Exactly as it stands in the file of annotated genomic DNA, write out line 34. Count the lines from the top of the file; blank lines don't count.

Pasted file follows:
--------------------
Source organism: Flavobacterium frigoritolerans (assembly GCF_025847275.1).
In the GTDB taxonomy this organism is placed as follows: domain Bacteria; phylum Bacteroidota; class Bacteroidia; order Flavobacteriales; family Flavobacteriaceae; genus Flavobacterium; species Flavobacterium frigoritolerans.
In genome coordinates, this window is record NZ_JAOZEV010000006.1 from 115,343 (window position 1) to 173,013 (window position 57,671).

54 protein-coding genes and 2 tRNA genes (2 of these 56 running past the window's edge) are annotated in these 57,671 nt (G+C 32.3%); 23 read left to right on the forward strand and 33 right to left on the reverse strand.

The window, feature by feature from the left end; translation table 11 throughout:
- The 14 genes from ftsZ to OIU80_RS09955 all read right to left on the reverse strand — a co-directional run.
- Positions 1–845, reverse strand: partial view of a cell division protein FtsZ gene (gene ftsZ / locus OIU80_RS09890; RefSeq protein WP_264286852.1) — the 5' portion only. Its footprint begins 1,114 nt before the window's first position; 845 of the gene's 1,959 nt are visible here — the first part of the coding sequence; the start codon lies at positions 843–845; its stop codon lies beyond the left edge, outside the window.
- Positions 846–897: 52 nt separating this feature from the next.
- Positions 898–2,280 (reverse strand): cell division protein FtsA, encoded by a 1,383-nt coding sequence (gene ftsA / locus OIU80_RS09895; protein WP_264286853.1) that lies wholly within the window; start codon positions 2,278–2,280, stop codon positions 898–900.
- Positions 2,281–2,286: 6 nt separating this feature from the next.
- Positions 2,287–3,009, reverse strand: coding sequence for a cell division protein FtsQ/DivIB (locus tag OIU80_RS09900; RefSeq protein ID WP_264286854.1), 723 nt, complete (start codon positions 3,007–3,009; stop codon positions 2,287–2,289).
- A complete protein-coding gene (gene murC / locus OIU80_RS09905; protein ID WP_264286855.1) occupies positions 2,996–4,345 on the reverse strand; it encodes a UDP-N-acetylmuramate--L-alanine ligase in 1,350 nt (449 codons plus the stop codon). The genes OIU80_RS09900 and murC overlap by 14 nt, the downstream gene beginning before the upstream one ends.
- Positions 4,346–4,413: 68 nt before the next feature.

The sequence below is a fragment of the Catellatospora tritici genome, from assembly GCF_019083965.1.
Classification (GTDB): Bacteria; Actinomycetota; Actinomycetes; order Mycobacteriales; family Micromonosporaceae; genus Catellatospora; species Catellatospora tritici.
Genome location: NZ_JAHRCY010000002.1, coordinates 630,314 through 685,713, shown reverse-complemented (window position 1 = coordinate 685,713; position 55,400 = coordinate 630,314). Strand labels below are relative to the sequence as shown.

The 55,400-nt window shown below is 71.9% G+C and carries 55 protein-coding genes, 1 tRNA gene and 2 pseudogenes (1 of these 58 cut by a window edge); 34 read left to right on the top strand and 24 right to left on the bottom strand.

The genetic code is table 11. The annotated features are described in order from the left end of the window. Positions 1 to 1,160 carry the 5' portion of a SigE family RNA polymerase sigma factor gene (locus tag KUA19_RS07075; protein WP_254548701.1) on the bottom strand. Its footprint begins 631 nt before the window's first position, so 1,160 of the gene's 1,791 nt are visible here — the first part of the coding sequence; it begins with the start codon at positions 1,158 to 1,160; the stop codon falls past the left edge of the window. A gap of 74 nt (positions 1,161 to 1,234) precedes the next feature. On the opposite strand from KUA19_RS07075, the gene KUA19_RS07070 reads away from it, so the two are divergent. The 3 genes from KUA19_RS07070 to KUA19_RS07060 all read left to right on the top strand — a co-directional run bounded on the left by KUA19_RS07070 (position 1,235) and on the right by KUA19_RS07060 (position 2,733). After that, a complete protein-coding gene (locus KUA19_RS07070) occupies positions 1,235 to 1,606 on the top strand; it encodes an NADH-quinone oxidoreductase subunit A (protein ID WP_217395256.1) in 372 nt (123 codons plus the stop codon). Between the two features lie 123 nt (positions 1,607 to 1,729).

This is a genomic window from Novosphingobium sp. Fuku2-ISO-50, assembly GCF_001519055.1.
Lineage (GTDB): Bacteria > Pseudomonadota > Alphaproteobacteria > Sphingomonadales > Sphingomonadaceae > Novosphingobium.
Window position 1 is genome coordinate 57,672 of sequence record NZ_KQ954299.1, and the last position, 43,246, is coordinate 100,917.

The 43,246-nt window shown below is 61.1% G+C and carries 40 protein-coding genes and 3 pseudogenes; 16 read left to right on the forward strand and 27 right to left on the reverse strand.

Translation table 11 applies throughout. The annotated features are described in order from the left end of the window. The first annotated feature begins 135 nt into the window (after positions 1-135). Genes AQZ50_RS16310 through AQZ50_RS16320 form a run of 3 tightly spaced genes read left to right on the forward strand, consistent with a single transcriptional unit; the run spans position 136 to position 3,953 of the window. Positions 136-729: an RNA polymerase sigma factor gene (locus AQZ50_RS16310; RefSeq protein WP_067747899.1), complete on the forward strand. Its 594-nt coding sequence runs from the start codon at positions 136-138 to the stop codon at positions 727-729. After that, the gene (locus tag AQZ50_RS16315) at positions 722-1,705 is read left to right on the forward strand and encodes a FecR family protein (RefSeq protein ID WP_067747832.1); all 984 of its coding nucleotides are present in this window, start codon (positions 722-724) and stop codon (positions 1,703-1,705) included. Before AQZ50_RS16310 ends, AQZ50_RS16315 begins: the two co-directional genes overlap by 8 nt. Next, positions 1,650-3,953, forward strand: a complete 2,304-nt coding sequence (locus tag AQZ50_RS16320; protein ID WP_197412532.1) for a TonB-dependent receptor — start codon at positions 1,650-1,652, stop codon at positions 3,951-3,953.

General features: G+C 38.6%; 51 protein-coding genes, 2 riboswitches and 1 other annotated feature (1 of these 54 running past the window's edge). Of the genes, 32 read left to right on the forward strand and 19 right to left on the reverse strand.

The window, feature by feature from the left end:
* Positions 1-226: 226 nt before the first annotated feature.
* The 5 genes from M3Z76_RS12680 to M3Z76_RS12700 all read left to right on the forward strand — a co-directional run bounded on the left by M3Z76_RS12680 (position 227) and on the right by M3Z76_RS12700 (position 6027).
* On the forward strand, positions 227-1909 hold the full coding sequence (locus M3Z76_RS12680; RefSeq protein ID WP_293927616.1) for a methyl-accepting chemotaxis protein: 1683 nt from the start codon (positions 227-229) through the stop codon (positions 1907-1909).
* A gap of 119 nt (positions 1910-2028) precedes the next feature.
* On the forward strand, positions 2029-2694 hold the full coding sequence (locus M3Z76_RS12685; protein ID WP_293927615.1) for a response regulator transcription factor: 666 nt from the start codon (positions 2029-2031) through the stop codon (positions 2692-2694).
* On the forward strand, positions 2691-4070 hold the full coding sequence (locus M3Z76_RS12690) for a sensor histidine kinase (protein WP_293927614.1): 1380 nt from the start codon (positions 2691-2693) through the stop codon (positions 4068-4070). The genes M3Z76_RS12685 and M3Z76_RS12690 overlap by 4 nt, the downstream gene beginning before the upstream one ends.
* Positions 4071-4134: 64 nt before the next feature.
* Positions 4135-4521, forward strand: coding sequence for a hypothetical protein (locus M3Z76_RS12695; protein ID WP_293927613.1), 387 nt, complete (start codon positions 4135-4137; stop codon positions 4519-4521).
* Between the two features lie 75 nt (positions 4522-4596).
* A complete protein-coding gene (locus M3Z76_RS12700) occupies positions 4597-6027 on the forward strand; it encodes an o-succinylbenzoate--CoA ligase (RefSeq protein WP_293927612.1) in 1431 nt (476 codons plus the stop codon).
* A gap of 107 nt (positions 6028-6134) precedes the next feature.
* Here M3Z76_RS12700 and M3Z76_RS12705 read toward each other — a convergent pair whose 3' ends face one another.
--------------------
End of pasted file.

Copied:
* Between the two features lie 75 nt (positions 4522-4596).